|(1) The West Metro Fire-Rescue District, in New Hope, Minnestota, chose E-ONE to build custom-rescue pumpers loaded with special features. The district purchased four identical units to use as first-line engines. (Photos courtesy of the West Metro Fire-Rescue District.)|
|(2) West Metro had all-electronic pump panels built inside the climate-controlled crew cabs.|
|(3) The rescue-pumpers E-ONE built for West Metro each carry two 11,000-lumen Whelen Pioneer Plus brow lights.|
|(4) Equipment on the E-ONE rescue-pumpers is carried on drop-down trays, slide-out boards, and pull-out trays.|
Alan M. Petrillo
When the West Metro Fire-Rescue District, in New Hope, Minnesota, decided it was time to replace its first-line pumpers, it decided to standardize the new apparatus yet fill them with a number of custom options that would make the firefighting job a little bit easier.
Calling for Standardization
The department needed to replace four pumpers in three different configurations made by two different manufacturers, says Scott Crandall, chief of the district. “We had a mixed bag of pumpers for replacement-two 1990 General Safety pumpers with 1,250-gallon-per-minute (gpm) Waterous pumps and 500-gallon water tanks, a 1992 Ford/Toyne pumper with a 1,250-gpm Hale pump and a 500-gallon tank, and a 1995 Ford/Toyne with a 1,500-gpm Hale pump and 500-gallons of water,” he says.
Crandall says the truck committee consisted of eight members representing a cross-section of the fire department-a firefighter and officer from each of the department’s three stations, the chief, and a deputy chief. “One of our primary desires was to move away from the commercial-cab style of pumper,” Crandall points out. “The commercial chassis was nearly four feet from the ground to the bottom of the cab floor, and all the pumpers had street-side pump panels. We wanted to get the operators out of the street and into the controlled environment of an interior pump panel.”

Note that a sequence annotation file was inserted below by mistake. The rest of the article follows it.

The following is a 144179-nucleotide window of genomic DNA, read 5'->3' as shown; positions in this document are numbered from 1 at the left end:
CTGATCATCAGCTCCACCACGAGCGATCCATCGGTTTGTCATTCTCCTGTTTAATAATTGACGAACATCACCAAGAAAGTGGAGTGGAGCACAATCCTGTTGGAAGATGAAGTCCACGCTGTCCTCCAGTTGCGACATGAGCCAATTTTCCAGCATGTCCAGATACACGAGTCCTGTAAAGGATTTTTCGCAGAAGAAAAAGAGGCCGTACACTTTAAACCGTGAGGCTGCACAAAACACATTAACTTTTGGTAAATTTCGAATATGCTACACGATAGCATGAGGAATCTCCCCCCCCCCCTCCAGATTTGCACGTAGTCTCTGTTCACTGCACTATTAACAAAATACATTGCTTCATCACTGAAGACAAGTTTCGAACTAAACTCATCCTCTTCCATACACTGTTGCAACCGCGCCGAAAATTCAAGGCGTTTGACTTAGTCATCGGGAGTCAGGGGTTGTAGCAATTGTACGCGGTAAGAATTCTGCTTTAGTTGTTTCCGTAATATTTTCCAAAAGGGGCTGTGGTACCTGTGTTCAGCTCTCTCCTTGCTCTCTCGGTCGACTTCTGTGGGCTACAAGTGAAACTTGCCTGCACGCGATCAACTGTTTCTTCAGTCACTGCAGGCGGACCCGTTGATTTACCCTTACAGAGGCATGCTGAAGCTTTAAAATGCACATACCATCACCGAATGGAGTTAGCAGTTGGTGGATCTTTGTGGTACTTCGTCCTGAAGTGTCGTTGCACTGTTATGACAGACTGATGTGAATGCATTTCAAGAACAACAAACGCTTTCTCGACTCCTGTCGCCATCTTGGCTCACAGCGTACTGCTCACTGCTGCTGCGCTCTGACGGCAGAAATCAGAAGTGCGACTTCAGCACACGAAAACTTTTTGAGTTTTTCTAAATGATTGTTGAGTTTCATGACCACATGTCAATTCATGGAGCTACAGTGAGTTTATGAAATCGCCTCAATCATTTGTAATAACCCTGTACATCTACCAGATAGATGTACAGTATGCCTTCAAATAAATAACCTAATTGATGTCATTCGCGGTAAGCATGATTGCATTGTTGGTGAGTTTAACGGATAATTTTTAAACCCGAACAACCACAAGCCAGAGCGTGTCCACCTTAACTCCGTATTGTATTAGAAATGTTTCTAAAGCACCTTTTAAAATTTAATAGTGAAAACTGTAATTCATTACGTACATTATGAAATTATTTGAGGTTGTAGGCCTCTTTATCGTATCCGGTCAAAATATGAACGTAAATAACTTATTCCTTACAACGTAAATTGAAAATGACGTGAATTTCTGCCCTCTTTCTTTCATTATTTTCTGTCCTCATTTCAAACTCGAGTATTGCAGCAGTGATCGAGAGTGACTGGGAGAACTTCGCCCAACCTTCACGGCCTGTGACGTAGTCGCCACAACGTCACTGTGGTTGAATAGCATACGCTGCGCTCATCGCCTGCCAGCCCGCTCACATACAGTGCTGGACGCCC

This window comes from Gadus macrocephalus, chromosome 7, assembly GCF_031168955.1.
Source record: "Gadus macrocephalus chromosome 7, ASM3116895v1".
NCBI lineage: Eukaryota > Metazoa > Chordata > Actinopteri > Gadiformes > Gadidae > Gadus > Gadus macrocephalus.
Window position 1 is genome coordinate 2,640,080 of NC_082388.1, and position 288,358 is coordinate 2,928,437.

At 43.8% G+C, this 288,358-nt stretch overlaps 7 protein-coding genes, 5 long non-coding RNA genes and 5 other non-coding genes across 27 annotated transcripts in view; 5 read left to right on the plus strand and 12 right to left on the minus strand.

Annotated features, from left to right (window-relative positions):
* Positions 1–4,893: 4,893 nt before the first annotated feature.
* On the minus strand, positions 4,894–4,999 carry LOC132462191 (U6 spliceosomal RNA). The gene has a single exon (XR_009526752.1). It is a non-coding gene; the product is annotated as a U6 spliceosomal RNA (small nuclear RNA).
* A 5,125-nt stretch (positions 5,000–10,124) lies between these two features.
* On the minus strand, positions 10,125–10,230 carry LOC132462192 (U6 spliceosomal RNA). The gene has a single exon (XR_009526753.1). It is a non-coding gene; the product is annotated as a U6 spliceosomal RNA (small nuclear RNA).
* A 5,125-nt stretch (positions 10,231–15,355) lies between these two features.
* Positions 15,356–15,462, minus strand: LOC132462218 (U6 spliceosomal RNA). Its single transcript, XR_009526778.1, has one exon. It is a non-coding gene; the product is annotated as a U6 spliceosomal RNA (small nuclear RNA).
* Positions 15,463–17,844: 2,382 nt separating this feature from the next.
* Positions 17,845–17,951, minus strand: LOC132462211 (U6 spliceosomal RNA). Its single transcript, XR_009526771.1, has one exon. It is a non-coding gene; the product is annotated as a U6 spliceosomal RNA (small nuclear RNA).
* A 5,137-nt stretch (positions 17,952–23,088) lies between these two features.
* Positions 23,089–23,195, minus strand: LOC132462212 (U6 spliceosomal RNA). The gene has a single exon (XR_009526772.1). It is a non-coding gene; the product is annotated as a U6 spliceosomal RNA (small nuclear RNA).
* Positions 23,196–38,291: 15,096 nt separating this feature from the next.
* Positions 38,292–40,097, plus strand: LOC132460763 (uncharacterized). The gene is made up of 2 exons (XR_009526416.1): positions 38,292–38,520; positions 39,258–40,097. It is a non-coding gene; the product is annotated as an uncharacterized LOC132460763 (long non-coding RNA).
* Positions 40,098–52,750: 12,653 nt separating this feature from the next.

Crandall points out that the committee spent nearly a year performing a needs assessment, determining what needed to be replaced, what the pumpers needed to carry, and what the body configuration should be. The committee also looked at what other regional fire agencies were using and combined the options that worked best for West Metro into specifications written for pumpers with 15- to 20-year service lives. It then called a prebid meeting, which seven apparatus vendors attended, to look over the specs. “Our primary motivation was standardization,” Crandall notes, “which led us to put out a spec asking for bids on one, two, three, and four vehicles.”
Three companies submitted bids, Crandall says, with the contract going to E-ONE. Ryan Clarey of Fire Safety USA Inc., the E-ONE dealer in Rochester, Minnesota, says the West Metro pumper specs were the most detailed he’s ever encountered. “The specs were 200 pages long, and the committee members knew them very well,” Clarey says. “The committee was extremely thorough in its preparation and knew exactly what it wanted. When we had questions, it was able to answer them quickly.”
George Logan, vice president of dealer operations for E-ONE, says the vehicles were well laid out, a testament to the good job the committee did in preparing the specs. “They did have an exceedingly large number of options on the pumpers and when that happens, it’s always a challenge,” Logan says. “But, we were able to give them what they were looking for at a price that won the bid.”
Logan notes that the new pumpers feature fully enclosed electronic pump panels placed at the back of the crew cab and a Weldon VMUX multiplex system that has three controller displays-for the officer, driver, and pump operator-allowing electrical functions to be controlled from any display.